The 5.0 engine can arguably be called the most popular and easily modified fuel-injected engine of this performance era.
The proliferation of the 5.0 craze continues to flourish today, 21 years after fuel injection was added to the Mustang. Success and popularity of the Mustang helped launch our industry into a new golden era of performance.
If it wasn't for the go-fast junkies pushing the envelope of the Mustang in the late '80s/early '90s, we probably wouldn't be sitting here today with a 300hp base-model GT and a booming aftermarket. This magazine, and many others, grew and prospered thanks to the 5.0 craze. During this time, one of the men who stood at the dawn of 5.0L performance craze was Brian Wolfe, a Ford engineer who was privileged to have picked through the specialty-parts bin at big Blue and make history.
A Ford engineer by trade and drag-racing enthusiast by choice, Wolfe was instrumental in bringing many Ford Racing performance parts to the market. He had grown up a hot rodder-his dad and brother are responsible for his automotive passion. His '86 Mustang GT was purchased off the showroom floor, and it didn't take long for him to modify it. "I had raced my first car, a 428CJ Fairlane," Wolfe says, "but once I ran 12.40s at will with my Mustang, I shoved my FE in the corner and focused on my small-block."
Being a Ford engineer has its advan-tages, and Wolfe's business and personal friendships led him into the history books of high-performance Mustangs. His desire to run quicker brought him to the Ford Motorsport (now Ford Racing Performance Parts) division. His car would become a test mule for products such as the GT-40 intake and GT-40 cylinder heads. "The GT-40 heads and intake were designed for production Mustangs," Wolfe says, "but the program was scrapped when Ford started to design the mod motors [though the GT-40 parts did make it onto the '93 Cobra-Ed]. My friends in Ford Motorsport asked if I wanted to try out the heads and intake. If they worked well, Ford Motorsport was going to add them to the catalog." His naturally aspirated '86 GT flew to a best of 11.66 at 115 mph-the quickest and fastest pass for a 5.0L Mustang at the time. It escalated from there.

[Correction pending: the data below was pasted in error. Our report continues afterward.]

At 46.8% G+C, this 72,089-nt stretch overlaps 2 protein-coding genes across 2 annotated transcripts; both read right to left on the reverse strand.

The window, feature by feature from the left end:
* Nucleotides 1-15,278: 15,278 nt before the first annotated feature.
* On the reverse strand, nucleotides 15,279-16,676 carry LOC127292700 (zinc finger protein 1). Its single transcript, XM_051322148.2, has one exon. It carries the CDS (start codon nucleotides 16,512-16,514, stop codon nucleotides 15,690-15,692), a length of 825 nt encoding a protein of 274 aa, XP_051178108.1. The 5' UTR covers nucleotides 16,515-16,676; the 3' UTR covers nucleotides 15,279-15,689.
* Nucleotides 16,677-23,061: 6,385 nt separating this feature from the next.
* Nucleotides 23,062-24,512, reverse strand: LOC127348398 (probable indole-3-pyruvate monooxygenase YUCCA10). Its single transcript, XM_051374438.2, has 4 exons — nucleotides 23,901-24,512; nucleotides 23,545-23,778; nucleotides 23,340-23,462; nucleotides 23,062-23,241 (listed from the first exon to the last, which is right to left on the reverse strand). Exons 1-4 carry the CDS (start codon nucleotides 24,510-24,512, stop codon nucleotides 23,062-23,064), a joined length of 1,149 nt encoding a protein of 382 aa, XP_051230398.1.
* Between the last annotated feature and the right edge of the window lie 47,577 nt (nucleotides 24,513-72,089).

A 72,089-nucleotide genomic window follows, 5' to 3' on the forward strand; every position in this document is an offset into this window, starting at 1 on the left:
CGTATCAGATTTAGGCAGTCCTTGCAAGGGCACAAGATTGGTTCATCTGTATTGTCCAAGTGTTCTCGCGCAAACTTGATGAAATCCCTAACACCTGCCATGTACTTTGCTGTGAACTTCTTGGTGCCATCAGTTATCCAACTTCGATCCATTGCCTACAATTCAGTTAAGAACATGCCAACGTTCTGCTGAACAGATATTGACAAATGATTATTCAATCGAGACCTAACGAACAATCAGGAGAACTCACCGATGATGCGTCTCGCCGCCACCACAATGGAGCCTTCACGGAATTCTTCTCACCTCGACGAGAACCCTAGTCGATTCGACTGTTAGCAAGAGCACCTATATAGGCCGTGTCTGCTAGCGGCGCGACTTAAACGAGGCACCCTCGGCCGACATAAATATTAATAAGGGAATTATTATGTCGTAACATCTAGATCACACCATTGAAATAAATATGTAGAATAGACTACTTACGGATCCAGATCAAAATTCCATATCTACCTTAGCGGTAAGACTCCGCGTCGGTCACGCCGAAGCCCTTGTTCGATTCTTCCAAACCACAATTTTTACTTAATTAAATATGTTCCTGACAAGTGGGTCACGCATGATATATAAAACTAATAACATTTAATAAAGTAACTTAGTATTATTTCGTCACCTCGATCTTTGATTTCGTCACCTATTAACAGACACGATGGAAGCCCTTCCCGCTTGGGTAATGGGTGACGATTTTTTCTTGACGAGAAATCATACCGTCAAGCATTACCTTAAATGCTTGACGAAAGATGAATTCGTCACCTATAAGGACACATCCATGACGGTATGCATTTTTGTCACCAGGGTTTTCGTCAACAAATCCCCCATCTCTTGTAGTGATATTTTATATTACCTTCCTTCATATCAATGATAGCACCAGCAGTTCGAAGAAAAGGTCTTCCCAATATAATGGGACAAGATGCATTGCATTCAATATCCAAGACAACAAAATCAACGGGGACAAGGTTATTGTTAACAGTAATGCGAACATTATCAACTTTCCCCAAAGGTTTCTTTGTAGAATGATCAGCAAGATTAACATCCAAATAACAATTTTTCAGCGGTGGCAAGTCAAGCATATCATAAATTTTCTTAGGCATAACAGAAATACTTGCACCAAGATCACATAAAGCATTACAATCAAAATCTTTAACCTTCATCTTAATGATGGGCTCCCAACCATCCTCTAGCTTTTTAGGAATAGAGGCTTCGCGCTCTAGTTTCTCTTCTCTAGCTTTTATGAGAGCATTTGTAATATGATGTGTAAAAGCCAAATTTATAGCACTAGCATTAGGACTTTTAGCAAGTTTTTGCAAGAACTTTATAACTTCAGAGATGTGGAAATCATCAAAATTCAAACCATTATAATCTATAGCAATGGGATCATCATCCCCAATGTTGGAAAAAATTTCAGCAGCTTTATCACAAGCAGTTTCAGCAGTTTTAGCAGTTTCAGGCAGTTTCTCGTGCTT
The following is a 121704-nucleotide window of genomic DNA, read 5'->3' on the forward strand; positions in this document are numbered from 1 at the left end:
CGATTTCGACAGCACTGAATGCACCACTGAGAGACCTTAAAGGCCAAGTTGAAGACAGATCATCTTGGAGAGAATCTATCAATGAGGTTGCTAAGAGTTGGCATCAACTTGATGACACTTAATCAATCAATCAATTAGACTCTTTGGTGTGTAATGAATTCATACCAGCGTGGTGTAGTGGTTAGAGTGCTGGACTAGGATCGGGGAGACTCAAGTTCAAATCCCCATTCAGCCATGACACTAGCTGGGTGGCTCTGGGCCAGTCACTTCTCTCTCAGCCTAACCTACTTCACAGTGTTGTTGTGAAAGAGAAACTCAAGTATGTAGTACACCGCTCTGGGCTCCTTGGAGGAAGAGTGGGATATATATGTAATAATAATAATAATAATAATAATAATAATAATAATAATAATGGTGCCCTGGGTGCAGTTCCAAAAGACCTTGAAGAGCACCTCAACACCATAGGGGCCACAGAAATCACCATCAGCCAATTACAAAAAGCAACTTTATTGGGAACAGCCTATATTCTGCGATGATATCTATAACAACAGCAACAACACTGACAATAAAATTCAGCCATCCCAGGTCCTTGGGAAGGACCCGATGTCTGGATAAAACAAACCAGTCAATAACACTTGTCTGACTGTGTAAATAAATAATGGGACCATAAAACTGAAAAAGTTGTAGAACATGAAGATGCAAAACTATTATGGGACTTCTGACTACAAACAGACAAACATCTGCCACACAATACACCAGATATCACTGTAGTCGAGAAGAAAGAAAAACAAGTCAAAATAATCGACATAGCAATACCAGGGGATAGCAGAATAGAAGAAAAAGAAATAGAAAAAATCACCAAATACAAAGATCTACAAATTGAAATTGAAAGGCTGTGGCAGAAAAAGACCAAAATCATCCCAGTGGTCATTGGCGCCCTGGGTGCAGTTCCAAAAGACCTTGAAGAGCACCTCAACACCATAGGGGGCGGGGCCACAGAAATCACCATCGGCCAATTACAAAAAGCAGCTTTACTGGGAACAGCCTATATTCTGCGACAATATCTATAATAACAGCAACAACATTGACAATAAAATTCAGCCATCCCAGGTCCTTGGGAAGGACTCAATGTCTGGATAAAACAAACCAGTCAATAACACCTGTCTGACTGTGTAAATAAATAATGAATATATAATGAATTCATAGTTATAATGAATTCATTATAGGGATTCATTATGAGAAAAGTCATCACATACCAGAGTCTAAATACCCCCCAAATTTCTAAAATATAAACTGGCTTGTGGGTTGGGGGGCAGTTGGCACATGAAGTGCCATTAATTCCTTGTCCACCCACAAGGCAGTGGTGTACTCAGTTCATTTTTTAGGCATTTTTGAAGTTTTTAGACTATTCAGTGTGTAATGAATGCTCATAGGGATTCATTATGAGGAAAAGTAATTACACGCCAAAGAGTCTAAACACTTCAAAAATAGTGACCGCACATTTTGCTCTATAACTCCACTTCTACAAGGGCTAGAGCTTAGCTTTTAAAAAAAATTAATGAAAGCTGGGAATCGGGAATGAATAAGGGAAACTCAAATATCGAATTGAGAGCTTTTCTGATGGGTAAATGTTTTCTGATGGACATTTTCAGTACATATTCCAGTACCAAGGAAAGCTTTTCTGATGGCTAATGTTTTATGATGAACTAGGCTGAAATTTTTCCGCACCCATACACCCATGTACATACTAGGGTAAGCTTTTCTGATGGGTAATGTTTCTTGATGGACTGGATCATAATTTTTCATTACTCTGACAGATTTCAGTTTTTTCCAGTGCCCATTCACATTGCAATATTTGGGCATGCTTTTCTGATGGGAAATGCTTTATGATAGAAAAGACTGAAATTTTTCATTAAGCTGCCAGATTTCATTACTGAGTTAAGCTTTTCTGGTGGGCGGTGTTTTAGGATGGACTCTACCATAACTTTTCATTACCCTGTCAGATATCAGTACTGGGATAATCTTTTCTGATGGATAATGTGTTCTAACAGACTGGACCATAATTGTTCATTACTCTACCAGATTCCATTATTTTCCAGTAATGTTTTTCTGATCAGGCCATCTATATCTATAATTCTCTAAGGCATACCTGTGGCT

In 1989, Wolfe's popularity with the ever-growing 5.0 crowd of Mustang enthusiasts was set in stone as he was featured in the now-defunct Super Ford magazine as owner of one of the three quickest Fox-body Mustangs. It was Wolfe, Stormin' Norman Gray, and Tom Hartell who were really pushing the 5.0 performance. Wolfe's car was naturally aspirated and ran high-11s, while Stormin' Norman used juice to also run high-11s, and Hartell had a Paxton supercharger in his Stang and ran low-12s. That story sparked an arms race amongst Mustang racers. Super Ford threw a 5.0 Shootout the following year to see who had the quickest Mustang in the land.
During that time, Stormin' Norman was credited with pushing the envelope further than anyone else. He had the Roush Racing crew (led by the late Steve Grebeck) build his car to run low-10s. Wolfe continued to rely on naturally aspirated combinations despite others running quicker than him on the bottle. "I have always been more of a naturally aspirated kind of guy," Wolfe says. A new engine combination was built using Allen Root (aka J302 aluminum) heads. It was enough to push Wolfe into the 10s, still without a power adder. In fact, he had the first 5.0 Mustang to run 11s, 10s, and 9s in naturally aspirated trim.
Not only was Wolfe a natural kind of guy, but he's also a fuel-injection enthusiast, and we aren't surprised given his engineering background. While many people with a fast Mustang turned to carbureted induction systems, Wolfe continued to push the Ford EEC IV computer system. He switched to a mass airflow sensor setup and began testing with computer add-ons offered through Ford Motorsport and built by GSR Electronics.